On 1985-94 2.8 and 3.1L engines, the multi-port fuel injection (MFI) system is available. The MFI system is controlled by a computer control module (ECM or PCM) which monitors engine operations and generates output signals to provide the correct air/fuel mixture, ignition timing and engine idle speed control. Input to the control unit is provided by an oxygen sensor, coolant temperature sensor, detonation sensor, hot film air mass sensor and throttle position sensor. The ECM/PCM also receives information concerning engine rpm, road speed, transmission gear position, power steering and air conditioning.
On 1.8L, 2.0L OHC and turbocharged engines, a sequential port fuel injection system (SFI) is used for more precise fuel control. With SFI, metered fuel is timed and injected sequentially through injectors into individual cylinder ports. Each cylinder receives one injection per working cycle (every two revolutions), just prior to the opening of the intake valve. The main difference between the two types of fuel injection systems is the manner in which fuel is injected. In the multiport system, all injectors work simultaneously, injecting half the fuel charge each engine revolution. The control units are different for SFI and MFI systems, but most other components are similar. In addition, the SFI system incorporates a new Computer Controlled Coil Ignition system that uses an electronic coil module that replaces the conventional distributor and coil used on most engines. An electronic spark control (ESC) is used to adjust the spark timing.
Both systems use Bosch injectors, one at each intake port, rather than the single injector found on the earlier throttle body system. The injectors are mounted on a fuel rail and are activated by a signal from the electronic control module. The injector is a solenoid-operated valve which remains open depending on the width of the electronic pulses (length of the signal) from the computer control module (ECM/PCM); the longer the open time, the more fuel is injected. In this manner, the air/fuel mixture can be precisely controlled for maximum performance with minimum emissions.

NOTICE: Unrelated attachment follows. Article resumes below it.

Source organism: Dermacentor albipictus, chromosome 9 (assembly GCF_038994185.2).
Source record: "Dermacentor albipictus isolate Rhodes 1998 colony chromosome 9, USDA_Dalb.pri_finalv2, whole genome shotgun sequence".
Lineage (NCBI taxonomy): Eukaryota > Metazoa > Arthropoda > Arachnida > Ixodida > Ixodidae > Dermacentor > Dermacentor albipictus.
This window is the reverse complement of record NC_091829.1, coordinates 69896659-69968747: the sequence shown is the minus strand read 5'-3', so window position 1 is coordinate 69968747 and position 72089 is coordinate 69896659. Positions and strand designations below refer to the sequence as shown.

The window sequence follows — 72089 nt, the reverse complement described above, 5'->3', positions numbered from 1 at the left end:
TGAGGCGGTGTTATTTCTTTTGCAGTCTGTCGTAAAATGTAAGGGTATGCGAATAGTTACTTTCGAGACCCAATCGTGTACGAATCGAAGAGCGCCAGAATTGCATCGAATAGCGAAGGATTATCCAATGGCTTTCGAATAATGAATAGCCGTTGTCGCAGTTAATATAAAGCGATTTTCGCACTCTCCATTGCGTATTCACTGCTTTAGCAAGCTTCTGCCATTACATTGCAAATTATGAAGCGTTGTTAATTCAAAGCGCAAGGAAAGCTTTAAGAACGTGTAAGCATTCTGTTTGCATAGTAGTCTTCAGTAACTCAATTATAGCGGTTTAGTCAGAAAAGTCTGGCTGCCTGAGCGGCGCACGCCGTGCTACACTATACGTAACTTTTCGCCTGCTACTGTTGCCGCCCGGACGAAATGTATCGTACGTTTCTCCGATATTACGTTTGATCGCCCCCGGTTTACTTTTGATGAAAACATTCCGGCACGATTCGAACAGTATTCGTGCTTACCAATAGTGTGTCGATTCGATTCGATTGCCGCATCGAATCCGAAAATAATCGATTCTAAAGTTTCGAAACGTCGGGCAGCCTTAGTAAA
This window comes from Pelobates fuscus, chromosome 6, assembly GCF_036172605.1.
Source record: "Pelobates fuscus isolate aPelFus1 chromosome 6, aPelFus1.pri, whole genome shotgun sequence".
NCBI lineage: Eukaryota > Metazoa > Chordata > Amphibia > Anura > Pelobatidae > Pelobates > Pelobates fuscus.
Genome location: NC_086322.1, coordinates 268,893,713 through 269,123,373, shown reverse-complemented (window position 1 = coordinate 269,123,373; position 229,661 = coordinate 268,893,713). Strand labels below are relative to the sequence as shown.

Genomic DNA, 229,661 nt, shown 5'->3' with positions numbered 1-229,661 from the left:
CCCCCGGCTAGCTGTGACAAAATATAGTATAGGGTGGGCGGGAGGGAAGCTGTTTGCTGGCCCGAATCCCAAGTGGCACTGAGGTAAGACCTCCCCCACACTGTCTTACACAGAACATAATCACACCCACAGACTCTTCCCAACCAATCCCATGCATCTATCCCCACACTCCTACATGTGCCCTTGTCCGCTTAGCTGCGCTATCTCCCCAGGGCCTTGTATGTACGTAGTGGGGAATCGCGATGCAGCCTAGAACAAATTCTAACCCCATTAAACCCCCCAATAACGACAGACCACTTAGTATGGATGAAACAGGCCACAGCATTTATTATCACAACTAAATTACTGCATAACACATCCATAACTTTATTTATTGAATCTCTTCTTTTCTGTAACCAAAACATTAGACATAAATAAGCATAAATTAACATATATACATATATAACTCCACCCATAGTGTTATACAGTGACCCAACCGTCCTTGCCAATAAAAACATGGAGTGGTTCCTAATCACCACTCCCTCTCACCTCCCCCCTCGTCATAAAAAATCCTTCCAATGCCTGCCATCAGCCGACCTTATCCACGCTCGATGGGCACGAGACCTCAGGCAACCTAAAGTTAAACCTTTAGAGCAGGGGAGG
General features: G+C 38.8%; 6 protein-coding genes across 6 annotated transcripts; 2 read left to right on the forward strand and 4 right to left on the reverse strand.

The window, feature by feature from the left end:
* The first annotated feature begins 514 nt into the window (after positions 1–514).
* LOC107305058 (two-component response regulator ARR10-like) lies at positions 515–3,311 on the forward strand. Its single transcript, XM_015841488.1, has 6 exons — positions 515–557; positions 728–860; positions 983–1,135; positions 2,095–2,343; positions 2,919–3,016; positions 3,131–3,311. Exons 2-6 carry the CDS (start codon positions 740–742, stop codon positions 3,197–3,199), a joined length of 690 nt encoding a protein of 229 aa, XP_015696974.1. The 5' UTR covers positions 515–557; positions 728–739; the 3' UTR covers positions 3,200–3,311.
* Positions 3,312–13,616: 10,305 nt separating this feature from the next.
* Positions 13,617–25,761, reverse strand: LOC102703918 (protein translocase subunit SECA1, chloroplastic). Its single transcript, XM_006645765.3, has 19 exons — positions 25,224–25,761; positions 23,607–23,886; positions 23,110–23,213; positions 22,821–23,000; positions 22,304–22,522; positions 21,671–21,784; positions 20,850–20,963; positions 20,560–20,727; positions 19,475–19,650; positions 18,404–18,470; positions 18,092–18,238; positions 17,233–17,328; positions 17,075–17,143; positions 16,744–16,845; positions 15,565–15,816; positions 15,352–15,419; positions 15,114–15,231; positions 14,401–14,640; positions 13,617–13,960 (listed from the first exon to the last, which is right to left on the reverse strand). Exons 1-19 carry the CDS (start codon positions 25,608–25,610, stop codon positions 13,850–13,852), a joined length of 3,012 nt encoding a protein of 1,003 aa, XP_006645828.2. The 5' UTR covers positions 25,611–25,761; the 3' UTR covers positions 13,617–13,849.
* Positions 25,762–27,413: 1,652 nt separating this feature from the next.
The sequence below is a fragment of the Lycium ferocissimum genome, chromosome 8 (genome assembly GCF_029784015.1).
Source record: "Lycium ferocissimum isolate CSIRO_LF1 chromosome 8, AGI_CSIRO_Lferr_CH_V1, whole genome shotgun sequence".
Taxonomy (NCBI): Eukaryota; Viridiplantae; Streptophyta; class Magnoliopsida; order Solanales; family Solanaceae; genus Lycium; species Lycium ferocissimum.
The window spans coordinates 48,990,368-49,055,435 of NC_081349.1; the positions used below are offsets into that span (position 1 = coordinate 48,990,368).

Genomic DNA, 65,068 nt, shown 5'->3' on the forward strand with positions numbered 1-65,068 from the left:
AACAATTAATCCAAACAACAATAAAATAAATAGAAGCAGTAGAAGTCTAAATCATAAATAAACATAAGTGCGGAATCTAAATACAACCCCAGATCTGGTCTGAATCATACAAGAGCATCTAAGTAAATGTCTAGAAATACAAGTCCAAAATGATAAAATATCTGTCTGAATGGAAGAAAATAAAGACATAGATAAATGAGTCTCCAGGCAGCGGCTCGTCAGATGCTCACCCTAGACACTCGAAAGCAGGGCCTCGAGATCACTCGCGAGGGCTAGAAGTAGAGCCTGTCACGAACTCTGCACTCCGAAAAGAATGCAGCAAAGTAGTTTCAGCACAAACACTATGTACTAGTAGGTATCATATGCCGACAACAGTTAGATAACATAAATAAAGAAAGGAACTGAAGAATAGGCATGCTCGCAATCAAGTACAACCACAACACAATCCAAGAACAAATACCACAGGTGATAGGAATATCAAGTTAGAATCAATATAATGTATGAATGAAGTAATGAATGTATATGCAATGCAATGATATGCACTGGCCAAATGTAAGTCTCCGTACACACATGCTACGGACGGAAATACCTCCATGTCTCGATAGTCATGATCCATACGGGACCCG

Fuel is pumped from the tank by a high pressure fuel pump, located inside the fuel tank. It is a positive displacement roller vane pump. The impeller serves as a vapor separator and pre-charges the high pressure assembly. A pressure regulator maintains 28-36 psi (28-50 psi on turbocharged engines) in the fuel line to the injectors and the excess fuel is fed back to the tank. On MFI systems, a fuel accumulator is used to dampen the hydraulic line hammer in the system created when all injectors open simultaneously.
The Mass Air Flow (MAF) sensor is used to measure the mass of air that is drawn into the engine cylinders. It is located just ahead of the air throttle in the intake system and consists of a heated film which measures the mass of air, rather than just the volume. A resistor is used to measure the temperature of the incoming air and the air mass sensor maintains the temperature of the film at 75° above ambient temperature. As the ambient (outside) air temperature rises, more energy is required to maintain the heated film at the higher temperature and the control unit uses this difference in required energy to calculate the mass of the incoming air. The control unit uses this information to determine the duration of fuel injection pulse, timing and EGR.
The throttle body incorporates an Idle Air Control (IAC) valve that provides for a bypass channel through which air can flow. It consists of an orifice and pintle which is controlled by the ECM through a stepper motor. The IAC provides air flow for idle and allows additional air during cold start until the engine reaches operating temperature. As the engine temperature rises, the opening through which air passes is slowly closed.
The throttle position sensor (TPS) provides the control unit with information on throttle position, in order to determine injector pulse width and hence correct mixture. The TPS is connected to the throttle shaft on the throttle body and consists of a potentiometer with one end connected to a 5 volt source from the ECM and the other to ground. A third wire is connected to the ECM to measure the voltage output from the TPS which changes as the throttle valve angle is changed (accelerator pedal moves). At the closed throttle position, the output is low (approximately 0.4 volts); as the throttle valve opens, the output increases to a maximum 5 volts at wide open throttle (WOT). The TPS can be misadjusted open, shorted, or loose and if it is out of adjustment, the idle quality or WOT performance may be poor. A loose TPS can cause intermittent bursts of fuel from the injectors and an unstable idle because the ECM thinks the throttle is moving. This should cause a trouble code to be set. Once a trouble code is set, the ECM will use a preset value for TPS and some vehicle performance may return. A small amount of engine coolant is routed through the throttle assembly to prevent freezing inside the throttle bore during cold operation.